Fig. 2
2. The MAC series of surface-mount mixers makes use of LTCC technology and monolithic active devices to achieve high performance mixers in tiny hermetic packages. [Photo courtesy of Mini-Circuits (Photo courtesy of Mini-Circuits)

At millimeter-wave frequencies, mixers generally incorporate waveguide ports. Such is the case with many of the higher-frequency mixers from Spacek Labs. The firm’s model MW-1B-6X broadband mixer features RF and LO ports spanning 75 to 110 GHz in WR-10 waveguide. The mixer simplifies LO connections by including a 6× LO W-band active multiplier on the LO port, thereby making it possible use LO signals from 12.5 to 18.33 GHz to reach the required 75- to 110-GHz LO frequency range for mixing. It accepts those LO signals at levels from +13 to +18 dBm, and reduces IF signals to a range of 10 MHz to 3 GHz, available at a port with a female coaxial SMA connector. Typical conversion loss is 7 dB and no greater than 12 dB across the wide frequency range. Units with lower conversion loss are available for reduced bandwidths.

The company also recently introduced its model MV-1B with V-band coverage of 50 to 75 GHz for the RF and LO ports in WR-15 waveguide. By using dc bias (10 mA at +12 V dc), the required LO power is only 0 to +5 dBm, with IF signals from 10 MHz to 3 GHz made available at a female SMA connector. Typical conversion loss is 6 dB and no more than 9 dB across the frequency range.

Built-in Multifunctionality

Mixers continue to evolve from simple frequency-conversion components to multiple-function components with additional preselection and IF filters and even active circuitry, such as amplifiers. This ultimately provides more of a receiver’s or transmitter’s circuitry within a compact mixer housing.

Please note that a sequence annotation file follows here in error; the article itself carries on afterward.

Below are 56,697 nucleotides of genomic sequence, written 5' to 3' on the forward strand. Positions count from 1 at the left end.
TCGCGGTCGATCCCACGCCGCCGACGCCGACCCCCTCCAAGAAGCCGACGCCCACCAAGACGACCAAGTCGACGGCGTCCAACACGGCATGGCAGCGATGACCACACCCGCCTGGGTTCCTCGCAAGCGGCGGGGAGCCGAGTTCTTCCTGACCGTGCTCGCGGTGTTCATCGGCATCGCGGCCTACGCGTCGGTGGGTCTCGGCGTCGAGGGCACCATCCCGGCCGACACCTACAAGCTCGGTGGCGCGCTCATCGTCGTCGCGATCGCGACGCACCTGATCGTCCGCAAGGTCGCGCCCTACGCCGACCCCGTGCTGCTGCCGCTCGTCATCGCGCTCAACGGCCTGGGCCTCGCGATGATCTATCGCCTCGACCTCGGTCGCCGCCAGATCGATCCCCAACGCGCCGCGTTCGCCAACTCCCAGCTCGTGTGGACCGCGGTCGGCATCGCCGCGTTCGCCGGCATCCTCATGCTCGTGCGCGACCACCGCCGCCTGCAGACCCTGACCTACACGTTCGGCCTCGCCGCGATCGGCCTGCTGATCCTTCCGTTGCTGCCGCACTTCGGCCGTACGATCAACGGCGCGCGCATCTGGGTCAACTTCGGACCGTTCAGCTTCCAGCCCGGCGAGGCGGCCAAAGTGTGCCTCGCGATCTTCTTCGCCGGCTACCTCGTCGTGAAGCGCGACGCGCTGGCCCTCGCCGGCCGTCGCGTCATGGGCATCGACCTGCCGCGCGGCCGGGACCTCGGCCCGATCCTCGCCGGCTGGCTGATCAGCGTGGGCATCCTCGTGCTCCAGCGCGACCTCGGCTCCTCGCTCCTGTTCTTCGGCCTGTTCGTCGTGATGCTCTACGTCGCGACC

For example, model MDA4-752H+ from Mini-Circuits is a multichip module (MCM) supplied in a 4- × 4-mm MCLP package, which is essentially a quad-flatpack-no-lead (QFN) type package. The small package (Fig. 1) includes a mixer integrated circuit (IC), an LO amplifier, and an IF amplifier. It has LO and RF frequency ranges of 2.2 to 7.5 GHz and an IF range of 0.03 to 1.6 GHz. By integrating the amplifiers, it achieves conversion gain and enables operation with an LO power level of 0 dBm. The packaged mixer/amplifier combination suits commercial communications, defense radar systems, and satellite-communications (satcom) systems.

The firm, which supplies frequency mixers with coaxial connectors and in different types of drop-in and surface-mount packages (fitting applications through millimeter-wave frequencies), aids visitors to its website with a versatile “Yoni2” search-engine program. The search engine locates a mixer product based on key mixer search parameters, such as RF/LO frequency range, conversion loss, LO power level, and package style.